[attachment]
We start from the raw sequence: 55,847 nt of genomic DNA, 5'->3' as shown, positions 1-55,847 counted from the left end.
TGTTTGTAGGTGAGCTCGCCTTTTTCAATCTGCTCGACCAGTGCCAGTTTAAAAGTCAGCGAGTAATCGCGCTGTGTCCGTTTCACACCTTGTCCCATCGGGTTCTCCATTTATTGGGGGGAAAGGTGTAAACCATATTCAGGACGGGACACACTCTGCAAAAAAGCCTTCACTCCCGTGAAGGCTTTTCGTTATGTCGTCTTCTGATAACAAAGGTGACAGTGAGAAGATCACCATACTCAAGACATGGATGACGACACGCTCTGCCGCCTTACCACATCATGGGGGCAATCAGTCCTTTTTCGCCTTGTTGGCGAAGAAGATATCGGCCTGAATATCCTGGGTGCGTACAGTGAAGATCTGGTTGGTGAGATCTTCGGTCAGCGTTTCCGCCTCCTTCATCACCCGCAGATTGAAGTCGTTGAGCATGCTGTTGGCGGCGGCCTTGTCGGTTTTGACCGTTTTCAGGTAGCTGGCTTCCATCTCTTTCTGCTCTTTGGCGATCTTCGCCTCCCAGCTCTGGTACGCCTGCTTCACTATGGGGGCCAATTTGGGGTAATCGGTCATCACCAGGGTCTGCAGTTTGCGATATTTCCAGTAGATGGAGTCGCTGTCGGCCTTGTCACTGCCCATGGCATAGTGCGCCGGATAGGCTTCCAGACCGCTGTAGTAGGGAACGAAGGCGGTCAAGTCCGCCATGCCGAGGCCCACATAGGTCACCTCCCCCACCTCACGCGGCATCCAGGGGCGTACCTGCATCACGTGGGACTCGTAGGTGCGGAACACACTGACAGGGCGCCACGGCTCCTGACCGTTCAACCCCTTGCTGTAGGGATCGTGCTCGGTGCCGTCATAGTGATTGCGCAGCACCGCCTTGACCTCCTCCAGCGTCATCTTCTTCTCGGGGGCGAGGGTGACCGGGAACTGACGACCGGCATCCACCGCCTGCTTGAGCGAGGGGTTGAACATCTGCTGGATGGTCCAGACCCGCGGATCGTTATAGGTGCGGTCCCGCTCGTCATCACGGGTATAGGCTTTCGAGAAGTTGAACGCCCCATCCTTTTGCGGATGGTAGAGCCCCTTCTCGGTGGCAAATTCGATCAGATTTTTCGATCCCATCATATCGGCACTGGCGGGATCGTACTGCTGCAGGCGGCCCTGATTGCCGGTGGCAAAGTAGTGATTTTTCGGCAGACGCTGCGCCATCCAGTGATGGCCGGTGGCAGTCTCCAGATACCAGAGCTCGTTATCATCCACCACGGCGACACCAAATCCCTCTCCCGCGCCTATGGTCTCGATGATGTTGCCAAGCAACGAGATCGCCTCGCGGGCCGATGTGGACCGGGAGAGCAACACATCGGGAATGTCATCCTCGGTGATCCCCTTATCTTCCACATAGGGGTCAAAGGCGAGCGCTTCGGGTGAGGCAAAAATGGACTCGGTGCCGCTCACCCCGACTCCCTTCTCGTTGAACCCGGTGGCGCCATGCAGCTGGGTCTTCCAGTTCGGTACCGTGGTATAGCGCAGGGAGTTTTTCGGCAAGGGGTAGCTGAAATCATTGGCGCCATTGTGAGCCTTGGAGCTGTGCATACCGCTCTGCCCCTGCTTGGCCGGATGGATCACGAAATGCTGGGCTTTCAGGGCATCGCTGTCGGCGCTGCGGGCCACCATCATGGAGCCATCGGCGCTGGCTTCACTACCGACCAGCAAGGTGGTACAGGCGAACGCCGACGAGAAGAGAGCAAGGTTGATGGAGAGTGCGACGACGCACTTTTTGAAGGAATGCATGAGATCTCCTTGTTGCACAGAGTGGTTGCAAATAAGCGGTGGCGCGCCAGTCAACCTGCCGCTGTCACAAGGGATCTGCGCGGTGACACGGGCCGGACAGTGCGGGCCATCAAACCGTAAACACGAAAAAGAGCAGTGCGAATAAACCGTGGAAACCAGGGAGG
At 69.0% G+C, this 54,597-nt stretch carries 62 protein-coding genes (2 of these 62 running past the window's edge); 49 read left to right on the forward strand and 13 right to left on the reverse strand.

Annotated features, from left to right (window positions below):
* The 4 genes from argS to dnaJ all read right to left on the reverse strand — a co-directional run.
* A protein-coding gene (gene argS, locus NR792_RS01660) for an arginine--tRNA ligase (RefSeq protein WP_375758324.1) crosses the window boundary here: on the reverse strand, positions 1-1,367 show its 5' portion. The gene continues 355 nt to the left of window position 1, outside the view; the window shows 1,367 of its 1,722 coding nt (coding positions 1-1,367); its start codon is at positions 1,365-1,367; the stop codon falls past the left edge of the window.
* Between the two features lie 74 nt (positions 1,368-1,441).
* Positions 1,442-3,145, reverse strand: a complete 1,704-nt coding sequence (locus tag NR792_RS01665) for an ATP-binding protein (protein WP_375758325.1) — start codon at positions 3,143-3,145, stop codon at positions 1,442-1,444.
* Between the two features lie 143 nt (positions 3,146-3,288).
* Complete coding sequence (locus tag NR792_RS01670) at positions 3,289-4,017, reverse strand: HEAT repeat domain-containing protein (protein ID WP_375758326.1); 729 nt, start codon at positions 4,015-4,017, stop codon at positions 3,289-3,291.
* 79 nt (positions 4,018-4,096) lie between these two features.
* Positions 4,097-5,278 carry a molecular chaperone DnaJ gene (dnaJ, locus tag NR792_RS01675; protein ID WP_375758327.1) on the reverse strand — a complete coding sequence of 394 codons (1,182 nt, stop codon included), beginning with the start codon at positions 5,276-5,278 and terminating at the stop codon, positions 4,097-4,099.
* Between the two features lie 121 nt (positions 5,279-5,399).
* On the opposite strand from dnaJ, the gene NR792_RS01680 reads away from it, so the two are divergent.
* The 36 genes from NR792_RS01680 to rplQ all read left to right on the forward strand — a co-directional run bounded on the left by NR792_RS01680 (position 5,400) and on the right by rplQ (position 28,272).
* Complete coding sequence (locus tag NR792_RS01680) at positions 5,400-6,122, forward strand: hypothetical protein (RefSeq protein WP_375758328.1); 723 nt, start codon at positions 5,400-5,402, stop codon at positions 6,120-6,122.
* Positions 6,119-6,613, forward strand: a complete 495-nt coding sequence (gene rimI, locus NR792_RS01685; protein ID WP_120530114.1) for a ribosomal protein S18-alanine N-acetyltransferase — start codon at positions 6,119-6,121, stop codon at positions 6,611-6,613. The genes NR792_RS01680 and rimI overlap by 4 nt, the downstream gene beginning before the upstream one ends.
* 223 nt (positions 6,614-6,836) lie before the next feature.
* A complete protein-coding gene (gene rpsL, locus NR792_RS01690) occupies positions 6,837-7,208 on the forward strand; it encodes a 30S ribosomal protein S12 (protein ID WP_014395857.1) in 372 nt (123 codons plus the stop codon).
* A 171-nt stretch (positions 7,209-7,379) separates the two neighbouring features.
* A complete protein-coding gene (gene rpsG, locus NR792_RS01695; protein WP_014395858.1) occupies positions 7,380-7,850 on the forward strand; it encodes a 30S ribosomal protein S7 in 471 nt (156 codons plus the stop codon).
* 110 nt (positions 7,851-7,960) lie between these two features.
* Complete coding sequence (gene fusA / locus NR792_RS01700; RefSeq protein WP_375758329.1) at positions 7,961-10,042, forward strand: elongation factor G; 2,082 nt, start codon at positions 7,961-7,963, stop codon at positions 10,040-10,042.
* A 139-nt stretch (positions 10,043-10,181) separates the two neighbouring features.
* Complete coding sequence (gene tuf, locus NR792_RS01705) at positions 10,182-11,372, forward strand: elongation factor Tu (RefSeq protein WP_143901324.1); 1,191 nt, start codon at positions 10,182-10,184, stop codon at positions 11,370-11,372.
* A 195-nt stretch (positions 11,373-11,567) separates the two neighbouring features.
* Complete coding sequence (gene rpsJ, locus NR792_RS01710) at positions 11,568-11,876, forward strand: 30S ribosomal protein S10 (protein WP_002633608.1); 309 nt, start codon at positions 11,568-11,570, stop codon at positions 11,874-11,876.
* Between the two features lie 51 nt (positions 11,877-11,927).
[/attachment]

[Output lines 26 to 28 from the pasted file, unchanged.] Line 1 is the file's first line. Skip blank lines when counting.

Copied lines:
* A 195-nt stretch (positions 11,373-11,567) separates the two neighbouring features.
* Complete coding sequence (gene rpsJ, locus NR792_RS01710) at positions 11,568-11,876, forward strand: 30S ribosomal protein S10 (protein WP_002633608.1); 309 nt, start codon at positions 11,568-11,570, stop codon at positions 11,874-11,876.
* Between the two features lie 51 nt (positions 11,877-11,927).